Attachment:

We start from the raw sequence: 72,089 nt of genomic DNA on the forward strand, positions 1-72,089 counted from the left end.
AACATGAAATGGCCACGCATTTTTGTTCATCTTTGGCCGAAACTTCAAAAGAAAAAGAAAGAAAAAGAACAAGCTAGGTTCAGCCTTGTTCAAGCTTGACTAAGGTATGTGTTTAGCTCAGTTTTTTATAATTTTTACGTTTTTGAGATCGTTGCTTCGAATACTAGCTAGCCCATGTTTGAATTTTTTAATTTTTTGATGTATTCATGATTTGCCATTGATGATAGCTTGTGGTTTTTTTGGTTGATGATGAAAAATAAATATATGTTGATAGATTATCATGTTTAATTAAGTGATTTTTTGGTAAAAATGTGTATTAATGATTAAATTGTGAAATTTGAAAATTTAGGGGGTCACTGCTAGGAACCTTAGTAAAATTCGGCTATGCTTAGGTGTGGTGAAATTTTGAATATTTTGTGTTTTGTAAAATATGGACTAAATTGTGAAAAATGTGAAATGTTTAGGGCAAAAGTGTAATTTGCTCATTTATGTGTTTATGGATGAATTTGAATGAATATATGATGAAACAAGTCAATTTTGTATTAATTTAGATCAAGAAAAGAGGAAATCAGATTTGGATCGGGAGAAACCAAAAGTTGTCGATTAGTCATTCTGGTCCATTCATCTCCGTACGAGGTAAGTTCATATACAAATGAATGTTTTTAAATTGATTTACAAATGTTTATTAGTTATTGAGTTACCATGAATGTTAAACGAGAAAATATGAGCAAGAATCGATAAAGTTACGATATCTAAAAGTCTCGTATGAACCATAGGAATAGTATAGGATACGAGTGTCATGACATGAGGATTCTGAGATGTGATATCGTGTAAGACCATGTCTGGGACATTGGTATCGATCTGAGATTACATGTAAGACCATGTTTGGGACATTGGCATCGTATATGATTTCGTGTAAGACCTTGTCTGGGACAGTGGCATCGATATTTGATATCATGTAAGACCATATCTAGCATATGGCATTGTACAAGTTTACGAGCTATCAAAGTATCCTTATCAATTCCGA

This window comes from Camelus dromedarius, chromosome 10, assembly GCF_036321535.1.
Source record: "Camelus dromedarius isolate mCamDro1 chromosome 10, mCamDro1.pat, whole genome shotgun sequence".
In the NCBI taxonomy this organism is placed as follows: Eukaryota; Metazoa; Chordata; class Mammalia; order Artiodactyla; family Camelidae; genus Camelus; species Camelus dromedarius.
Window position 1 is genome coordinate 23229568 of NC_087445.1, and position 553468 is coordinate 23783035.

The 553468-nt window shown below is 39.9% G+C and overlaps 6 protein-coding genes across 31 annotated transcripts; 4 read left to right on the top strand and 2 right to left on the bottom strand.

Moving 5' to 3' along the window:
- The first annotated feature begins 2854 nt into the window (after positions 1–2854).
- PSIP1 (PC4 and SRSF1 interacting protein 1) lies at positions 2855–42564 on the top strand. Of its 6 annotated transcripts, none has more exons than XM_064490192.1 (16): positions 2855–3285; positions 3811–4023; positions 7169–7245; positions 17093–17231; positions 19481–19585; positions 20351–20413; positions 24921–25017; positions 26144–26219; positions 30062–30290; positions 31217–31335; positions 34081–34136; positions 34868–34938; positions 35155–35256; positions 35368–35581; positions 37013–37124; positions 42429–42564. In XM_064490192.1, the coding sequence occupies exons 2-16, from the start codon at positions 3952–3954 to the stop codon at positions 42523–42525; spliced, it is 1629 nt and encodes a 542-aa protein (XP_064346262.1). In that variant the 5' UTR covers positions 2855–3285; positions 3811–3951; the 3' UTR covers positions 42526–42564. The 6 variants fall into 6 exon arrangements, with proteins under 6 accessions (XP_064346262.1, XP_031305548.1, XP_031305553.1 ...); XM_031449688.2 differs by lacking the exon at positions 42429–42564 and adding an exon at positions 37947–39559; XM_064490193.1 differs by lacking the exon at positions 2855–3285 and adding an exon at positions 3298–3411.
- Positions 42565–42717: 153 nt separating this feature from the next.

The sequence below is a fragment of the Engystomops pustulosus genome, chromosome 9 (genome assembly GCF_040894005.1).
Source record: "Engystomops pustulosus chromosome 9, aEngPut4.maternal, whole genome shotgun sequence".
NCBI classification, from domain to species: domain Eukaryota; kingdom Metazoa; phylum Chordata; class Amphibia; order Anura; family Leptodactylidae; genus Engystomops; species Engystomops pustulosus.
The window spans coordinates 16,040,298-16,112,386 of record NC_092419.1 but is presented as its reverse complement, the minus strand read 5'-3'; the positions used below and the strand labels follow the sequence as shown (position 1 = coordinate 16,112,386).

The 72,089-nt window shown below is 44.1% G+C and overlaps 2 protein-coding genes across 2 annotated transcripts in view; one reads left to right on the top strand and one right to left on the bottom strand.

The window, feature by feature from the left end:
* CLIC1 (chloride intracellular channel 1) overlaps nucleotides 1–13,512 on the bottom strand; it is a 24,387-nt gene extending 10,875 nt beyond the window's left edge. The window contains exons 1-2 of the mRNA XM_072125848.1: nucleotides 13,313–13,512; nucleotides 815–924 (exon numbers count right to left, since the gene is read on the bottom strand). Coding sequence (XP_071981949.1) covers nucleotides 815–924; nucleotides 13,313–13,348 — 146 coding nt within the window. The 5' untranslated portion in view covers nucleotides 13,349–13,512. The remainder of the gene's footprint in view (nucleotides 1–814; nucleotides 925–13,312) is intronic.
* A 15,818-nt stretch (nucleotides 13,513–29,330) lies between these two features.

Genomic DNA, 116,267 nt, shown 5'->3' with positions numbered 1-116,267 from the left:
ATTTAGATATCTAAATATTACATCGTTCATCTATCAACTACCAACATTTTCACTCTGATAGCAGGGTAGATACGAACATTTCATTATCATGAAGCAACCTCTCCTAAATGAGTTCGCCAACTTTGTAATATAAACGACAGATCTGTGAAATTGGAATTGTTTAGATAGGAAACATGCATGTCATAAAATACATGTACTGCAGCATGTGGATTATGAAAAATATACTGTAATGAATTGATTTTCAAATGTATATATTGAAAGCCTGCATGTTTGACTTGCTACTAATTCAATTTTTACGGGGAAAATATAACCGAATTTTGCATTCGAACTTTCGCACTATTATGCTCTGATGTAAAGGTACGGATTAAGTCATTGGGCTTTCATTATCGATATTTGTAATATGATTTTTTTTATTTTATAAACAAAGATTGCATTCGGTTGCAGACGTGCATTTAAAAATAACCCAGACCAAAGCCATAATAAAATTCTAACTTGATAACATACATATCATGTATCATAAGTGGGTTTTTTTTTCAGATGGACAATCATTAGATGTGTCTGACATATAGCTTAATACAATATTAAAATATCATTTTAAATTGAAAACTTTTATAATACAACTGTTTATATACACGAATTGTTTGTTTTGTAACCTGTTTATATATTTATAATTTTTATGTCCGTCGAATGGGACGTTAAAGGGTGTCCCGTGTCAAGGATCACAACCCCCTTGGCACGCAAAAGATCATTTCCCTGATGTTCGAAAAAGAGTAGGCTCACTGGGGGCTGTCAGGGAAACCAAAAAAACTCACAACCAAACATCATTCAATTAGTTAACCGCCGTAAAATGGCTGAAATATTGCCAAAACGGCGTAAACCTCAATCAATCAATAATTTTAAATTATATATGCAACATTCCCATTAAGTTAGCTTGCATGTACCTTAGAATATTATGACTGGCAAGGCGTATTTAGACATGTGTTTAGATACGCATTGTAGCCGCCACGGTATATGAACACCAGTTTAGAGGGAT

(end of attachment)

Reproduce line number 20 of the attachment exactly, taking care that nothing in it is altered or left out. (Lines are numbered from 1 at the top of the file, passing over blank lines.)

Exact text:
Genomic DNA, 116,267 nt, shown 5'->3' with positions numbered 1-116,267 from the left: